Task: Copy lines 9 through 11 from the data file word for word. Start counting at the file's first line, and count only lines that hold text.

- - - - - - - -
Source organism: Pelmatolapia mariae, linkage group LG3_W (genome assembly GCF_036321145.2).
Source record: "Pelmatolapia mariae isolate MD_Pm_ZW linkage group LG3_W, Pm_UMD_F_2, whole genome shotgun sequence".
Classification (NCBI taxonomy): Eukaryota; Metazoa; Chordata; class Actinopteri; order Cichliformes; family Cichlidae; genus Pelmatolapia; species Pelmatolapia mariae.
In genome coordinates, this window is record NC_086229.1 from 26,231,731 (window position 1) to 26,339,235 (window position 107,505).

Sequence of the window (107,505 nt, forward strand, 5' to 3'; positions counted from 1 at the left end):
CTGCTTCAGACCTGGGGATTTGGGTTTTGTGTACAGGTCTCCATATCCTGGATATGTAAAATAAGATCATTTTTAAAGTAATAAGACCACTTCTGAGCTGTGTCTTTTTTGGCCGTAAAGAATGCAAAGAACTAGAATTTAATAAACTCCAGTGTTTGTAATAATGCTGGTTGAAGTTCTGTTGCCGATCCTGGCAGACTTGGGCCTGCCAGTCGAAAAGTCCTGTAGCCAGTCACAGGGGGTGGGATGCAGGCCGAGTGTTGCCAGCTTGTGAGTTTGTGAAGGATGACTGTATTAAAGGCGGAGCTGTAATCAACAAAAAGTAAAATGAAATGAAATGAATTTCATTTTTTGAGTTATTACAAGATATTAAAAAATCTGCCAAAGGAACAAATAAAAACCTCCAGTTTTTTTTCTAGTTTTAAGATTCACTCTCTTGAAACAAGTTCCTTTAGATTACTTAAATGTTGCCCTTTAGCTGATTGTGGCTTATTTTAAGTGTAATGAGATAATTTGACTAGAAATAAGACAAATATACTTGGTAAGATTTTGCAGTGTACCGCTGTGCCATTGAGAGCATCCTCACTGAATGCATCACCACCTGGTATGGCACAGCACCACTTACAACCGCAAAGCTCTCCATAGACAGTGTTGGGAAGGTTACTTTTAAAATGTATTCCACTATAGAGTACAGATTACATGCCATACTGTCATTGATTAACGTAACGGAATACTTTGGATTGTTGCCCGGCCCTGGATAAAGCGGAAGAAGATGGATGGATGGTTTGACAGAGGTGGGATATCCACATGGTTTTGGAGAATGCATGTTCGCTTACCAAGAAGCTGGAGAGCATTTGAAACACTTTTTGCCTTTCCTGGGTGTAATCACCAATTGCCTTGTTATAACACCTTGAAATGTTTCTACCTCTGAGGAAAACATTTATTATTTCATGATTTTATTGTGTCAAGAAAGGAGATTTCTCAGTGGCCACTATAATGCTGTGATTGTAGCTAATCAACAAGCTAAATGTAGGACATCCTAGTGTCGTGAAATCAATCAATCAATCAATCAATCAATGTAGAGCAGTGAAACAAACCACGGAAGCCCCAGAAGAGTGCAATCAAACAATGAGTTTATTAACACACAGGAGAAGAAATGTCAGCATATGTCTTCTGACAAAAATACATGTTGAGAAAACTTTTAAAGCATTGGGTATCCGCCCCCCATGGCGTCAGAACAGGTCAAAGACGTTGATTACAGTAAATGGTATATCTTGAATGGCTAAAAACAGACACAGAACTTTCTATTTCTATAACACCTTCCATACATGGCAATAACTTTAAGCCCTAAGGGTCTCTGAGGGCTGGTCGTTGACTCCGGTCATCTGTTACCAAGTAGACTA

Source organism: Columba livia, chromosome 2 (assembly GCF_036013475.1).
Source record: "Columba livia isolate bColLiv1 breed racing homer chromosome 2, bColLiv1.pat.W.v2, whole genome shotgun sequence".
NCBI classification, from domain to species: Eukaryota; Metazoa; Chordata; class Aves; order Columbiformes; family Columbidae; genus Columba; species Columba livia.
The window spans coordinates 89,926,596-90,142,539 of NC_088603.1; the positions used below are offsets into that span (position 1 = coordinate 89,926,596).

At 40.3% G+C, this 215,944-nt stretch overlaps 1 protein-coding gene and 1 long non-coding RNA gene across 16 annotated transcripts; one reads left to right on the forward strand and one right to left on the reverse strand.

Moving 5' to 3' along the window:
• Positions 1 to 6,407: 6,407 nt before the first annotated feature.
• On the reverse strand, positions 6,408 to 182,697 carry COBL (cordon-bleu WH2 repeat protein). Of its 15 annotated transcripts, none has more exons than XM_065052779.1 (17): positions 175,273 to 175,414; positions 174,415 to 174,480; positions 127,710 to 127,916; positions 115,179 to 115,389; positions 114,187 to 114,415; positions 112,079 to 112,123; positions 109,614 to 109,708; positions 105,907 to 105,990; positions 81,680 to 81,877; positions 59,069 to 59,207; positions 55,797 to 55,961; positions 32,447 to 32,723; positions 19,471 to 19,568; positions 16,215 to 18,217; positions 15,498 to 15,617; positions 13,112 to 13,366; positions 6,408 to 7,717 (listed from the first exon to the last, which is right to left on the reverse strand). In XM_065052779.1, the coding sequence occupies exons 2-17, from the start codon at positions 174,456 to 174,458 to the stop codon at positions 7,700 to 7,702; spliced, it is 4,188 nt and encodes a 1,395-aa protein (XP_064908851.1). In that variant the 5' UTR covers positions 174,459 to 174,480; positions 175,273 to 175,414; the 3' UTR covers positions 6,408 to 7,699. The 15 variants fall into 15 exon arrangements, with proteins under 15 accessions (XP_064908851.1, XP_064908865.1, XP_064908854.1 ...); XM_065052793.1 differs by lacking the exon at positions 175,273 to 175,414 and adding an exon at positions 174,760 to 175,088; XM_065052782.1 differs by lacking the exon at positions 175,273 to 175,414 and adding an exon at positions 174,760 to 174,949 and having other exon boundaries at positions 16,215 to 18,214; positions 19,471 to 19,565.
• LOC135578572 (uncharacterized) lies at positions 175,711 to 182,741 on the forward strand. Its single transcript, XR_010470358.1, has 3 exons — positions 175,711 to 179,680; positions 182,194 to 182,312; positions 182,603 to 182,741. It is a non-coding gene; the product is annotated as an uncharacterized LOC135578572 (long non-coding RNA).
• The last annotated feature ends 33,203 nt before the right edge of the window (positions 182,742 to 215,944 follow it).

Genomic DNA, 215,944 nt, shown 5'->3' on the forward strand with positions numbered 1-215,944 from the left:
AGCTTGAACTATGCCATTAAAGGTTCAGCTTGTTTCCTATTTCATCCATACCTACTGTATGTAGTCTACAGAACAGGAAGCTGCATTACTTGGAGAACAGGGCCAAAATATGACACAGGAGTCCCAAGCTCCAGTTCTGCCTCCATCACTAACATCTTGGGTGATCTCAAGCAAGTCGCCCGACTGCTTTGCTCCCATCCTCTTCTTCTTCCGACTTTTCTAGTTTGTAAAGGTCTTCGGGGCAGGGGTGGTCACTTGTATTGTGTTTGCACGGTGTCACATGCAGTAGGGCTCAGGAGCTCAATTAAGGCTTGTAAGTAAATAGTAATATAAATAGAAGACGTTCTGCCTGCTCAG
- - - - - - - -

NCBI classification, from domain to species: Eukaryota; Metazoa; Chordata; class Aves; order Columbiformes; family Columbidae; genus Columba; species Columba livia.
The window spans coordinates 89,926,596-90,142,539 of NC_088603.1; the positions used below are offsets into that span (position 1 = coordinate 89,926,596).

At 40.3% G+C, this 215,944-nt stretch overlaps 1 protein-coding gene and 1 long non-coding RNA gene across 16 annotated transcripts; one reads left to right on the forward strand and one right to left on the reverse strand.